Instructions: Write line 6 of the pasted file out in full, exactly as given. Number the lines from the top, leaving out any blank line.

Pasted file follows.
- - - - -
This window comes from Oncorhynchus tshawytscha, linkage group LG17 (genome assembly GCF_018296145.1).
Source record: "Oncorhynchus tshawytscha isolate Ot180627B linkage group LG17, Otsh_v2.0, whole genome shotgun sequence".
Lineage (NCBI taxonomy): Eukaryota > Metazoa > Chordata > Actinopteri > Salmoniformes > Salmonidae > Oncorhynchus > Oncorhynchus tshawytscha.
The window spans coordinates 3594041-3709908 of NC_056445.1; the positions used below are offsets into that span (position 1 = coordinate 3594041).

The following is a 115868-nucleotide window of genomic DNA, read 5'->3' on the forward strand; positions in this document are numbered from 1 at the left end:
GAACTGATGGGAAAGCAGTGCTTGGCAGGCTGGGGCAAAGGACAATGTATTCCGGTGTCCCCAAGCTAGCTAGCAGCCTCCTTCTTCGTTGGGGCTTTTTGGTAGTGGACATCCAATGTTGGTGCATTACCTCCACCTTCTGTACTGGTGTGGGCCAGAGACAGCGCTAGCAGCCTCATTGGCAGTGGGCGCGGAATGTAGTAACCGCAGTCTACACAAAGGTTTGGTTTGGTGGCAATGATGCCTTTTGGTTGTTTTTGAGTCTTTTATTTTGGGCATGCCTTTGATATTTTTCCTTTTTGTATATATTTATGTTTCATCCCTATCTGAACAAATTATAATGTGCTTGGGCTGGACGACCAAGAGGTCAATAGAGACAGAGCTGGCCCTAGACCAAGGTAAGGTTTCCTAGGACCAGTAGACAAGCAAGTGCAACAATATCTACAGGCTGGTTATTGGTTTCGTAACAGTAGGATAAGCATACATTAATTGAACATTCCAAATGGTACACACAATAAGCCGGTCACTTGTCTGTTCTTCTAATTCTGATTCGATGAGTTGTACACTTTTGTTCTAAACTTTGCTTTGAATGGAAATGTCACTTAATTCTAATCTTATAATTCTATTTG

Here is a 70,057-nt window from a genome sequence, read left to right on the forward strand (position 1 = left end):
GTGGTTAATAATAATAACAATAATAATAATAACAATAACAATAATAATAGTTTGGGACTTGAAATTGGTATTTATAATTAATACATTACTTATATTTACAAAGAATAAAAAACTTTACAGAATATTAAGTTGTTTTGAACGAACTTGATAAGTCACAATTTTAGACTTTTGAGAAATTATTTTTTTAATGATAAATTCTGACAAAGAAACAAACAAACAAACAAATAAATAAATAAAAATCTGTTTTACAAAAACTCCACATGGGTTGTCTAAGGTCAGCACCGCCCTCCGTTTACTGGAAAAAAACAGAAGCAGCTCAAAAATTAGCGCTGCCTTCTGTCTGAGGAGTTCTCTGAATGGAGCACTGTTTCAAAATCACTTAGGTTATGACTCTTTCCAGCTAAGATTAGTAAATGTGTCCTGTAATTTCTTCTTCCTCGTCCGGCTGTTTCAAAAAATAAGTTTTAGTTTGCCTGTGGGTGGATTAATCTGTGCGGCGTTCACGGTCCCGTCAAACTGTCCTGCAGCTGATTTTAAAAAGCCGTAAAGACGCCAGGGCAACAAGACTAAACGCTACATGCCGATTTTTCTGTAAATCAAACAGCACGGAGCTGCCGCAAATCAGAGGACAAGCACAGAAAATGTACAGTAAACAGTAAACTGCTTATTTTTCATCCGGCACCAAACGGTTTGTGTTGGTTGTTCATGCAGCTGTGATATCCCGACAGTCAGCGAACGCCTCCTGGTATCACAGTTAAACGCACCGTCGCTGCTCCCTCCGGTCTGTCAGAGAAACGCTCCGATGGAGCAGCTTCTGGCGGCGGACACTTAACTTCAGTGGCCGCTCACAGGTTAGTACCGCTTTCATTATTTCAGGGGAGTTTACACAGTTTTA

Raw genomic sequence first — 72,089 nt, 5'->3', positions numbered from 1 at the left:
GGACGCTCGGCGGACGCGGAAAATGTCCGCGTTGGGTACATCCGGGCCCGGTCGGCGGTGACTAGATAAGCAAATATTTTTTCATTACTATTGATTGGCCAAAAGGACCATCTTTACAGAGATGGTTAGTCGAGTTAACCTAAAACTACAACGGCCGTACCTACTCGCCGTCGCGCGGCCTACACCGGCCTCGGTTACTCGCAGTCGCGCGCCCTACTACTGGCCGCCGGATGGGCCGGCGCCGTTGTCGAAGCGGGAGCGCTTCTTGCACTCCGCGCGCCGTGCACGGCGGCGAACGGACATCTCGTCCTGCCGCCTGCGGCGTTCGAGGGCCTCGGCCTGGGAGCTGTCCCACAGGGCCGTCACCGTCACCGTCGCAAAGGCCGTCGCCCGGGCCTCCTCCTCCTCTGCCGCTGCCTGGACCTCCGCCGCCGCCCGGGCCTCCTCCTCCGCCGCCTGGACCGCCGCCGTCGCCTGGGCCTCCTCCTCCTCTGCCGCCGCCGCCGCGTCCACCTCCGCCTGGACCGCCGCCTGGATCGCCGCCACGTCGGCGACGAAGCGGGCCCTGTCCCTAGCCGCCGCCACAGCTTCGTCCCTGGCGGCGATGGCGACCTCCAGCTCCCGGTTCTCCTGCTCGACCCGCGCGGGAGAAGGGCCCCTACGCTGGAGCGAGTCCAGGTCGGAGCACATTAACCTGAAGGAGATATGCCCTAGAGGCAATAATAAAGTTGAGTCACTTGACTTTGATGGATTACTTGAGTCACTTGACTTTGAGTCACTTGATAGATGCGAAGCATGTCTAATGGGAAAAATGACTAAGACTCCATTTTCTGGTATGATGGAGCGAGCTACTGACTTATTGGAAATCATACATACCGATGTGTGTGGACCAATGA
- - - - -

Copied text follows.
GAACTGATGGGAAAGCAGTGCTTGGCAGGCTGGGGCAAAGGACAATGTATTCCGGTGTCCCCAAGCTAGCTAGCAGCCTCCTTCTTCGTTGGGGCTTTTTGGTAGTGGACATCCAATGTTGGTGCATTACCTCCACCTTCTGTACTGGTGTGGGCCAGAGACAGCGCTAGCAGCCTCATTGGCAGTGGGCGCGGAATGTAGTAACCGCAGTCTACACAAAGGTTTGGTTTGGTGGCAATGATGCCTTTTGGTTGTTTTTGAGTCTTTTATTTTGGGCATGCCTTTGATATTTTTCCTTTTTGTATATATTTATGTTTCATCCCTATCTGAACAAATTATAATGTGCTTGGGCTGGACGACCAAGAGGTCAATAGAGACAGAGCTGGCCCTAGACCAAGGTAAGGTTTCCTAGGACCAGTAGACAAGCAAGTGCAACAATATCTACAGGCTGGTTATTGGTTTCGTAACAGTAGGATAAGCATACATTAATTGAACATTCCAAATGGTACACACAATAAGCCGGTCACTTGTCTGTTCTTCTAATTCTGATTCGATGAGTTGTACACTTTTGTTCTAAACTTTGCTTTGAATGGAAATGTCACTTAATTCTAATCTTATAATTCTATTTG